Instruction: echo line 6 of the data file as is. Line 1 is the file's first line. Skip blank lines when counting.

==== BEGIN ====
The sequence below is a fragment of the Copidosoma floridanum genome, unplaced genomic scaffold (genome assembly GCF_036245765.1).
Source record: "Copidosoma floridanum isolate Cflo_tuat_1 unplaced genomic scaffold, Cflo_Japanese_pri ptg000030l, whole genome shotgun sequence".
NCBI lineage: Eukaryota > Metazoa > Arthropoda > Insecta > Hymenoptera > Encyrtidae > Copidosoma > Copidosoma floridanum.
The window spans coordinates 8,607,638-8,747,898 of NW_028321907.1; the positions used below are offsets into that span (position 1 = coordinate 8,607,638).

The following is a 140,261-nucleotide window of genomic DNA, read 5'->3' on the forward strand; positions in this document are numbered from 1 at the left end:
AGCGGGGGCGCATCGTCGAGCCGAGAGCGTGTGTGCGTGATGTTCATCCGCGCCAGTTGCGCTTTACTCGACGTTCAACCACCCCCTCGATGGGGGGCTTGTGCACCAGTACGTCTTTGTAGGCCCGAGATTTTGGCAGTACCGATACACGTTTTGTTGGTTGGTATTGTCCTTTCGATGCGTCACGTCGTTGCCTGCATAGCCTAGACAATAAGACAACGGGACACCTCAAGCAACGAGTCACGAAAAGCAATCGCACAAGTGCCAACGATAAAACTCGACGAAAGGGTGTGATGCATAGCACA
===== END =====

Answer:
AGCGGGGGCGCATCGTCGAGCCGAGAGCGTGTGTGCGTGATGTTCATCCGCGCCAGTTGCGCTTTACTCGACGTTCAACCACCCCCTCGATGGGGGGCTTGTGCACCAGTACGTCTTTGTAGGCCCGAGATTTTGGCAGTACCGATACACGTTTTGTTGGTTGGTATTGTCCTTTCGATGCGTCACGTCGTTGCCTGCATAGCCTAGACAATAAGACAACGGGACACCTCAAGCAACGAGTCACGAAAAGCAATCGCACAAGTGCCAACGATAAAACTCGACGAAAGGGTGTGATGCATAGCACA